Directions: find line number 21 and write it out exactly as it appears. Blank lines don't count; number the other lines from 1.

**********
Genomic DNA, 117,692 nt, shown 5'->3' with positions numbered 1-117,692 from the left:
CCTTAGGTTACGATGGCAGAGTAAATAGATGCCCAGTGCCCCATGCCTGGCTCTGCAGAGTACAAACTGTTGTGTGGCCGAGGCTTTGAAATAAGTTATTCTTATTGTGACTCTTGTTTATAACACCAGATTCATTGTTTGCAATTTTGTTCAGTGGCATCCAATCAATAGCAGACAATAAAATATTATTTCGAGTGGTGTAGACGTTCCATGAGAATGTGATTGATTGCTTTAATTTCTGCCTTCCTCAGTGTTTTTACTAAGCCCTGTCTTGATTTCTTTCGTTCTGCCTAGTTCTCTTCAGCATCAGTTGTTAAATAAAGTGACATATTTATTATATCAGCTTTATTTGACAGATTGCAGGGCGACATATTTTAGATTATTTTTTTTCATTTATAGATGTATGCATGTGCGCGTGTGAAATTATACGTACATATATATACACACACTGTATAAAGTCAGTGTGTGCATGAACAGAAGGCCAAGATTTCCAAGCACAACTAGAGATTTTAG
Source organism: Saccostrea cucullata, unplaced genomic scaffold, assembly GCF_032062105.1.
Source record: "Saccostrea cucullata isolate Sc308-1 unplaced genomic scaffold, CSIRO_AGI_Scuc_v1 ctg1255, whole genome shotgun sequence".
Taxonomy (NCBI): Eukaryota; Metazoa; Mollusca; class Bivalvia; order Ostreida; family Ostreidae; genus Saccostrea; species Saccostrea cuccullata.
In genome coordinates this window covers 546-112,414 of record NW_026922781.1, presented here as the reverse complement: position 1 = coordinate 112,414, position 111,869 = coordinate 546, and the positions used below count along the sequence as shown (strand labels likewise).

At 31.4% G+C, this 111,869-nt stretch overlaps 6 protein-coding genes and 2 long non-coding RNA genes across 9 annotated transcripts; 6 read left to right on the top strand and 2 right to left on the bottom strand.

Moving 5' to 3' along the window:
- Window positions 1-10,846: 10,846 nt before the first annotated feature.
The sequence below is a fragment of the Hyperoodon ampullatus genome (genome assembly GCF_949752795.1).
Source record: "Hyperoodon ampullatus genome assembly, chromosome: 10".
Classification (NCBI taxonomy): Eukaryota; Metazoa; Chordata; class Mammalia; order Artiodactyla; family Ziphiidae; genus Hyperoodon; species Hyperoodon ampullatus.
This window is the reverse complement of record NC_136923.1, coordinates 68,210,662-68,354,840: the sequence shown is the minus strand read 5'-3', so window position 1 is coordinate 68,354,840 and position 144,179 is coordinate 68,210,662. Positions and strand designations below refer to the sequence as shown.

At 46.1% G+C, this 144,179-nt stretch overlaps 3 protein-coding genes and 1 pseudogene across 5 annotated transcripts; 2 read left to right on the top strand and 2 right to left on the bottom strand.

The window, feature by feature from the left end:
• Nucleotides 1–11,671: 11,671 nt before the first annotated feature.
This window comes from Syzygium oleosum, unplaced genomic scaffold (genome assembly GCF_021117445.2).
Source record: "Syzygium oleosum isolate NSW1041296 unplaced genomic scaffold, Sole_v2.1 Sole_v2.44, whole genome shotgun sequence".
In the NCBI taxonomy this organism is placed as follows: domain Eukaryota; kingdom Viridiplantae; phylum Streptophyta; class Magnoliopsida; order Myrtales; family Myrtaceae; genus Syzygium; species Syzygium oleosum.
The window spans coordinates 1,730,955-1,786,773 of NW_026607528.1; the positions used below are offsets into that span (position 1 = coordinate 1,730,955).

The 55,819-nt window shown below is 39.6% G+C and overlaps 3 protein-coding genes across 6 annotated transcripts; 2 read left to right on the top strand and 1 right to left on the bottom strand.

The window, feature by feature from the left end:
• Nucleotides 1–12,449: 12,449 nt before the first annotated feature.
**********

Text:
The 55,819-nt window shown below is 39.6% G+C and overlaps 3 protein-coding genes across 6 annotated transcripts; 2 read left to right on the top strand and 1 right to left on the bottom strand.